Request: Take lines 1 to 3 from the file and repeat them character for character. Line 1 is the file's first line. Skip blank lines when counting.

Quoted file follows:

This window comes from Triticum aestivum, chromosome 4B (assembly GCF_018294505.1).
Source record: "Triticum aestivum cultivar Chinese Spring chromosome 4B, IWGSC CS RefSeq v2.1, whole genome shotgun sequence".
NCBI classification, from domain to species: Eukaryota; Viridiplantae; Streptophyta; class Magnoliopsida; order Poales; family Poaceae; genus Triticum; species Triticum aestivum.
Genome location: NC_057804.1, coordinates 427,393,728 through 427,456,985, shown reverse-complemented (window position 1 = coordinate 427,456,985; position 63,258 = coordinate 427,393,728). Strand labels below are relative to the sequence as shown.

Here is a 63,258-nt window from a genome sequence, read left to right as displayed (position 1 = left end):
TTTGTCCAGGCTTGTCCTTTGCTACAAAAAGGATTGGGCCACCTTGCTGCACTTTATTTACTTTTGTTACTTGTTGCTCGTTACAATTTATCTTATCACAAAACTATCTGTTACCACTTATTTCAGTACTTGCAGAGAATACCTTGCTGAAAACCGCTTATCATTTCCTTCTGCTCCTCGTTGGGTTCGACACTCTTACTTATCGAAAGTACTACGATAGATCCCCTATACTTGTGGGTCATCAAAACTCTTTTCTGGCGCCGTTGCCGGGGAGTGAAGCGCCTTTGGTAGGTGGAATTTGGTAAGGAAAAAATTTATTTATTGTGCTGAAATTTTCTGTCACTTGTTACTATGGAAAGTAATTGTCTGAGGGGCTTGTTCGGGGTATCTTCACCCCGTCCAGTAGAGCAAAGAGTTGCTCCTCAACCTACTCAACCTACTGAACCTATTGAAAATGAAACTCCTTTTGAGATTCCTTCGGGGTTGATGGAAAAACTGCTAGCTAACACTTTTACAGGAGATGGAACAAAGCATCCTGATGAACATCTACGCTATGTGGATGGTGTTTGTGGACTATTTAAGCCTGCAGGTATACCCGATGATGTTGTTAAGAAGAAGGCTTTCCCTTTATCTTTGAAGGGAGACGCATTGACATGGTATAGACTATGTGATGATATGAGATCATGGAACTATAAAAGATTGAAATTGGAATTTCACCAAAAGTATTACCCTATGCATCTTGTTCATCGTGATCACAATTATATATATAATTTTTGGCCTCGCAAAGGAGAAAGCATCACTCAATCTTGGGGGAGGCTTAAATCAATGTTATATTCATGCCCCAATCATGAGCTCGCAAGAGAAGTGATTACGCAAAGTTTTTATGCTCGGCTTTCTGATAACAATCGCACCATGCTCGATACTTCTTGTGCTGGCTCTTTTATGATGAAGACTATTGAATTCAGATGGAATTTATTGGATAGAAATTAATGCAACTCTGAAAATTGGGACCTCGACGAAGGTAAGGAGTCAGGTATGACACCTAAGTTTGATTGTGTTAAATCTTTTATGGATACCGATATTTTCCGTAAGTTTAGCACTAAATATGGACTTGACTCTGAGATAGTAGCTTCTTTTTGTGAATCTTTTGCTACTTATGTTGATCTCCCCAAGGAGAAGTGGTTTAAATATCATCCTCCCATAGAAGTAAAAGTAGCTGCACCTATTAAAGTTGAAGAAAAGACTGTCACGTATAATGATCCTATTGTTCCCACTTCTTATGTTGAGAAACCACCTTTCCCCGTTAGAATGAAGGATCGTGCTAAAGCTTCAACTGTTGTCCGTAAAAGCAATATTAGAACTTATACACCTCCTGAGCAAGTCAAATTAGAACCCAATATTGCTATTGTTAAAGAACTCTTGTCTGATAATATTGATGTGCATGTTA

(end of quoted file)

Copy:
This window comes from Triticum aestivum, chromosome 4B (assembly GCF_018294505.1).
Source record: "Triticum aestivum cultivar Chinese Spring chromosome 4B, IWGSC CS RefSeq v2.1, whole genome shotgun sequence".
NCBI classification, from domain to species: Eukaryota; Viridiplantae; Streptophyta; class Magnoliopsida; order Poales; family Poaceae; genus Triticum; species Triticum aestivum.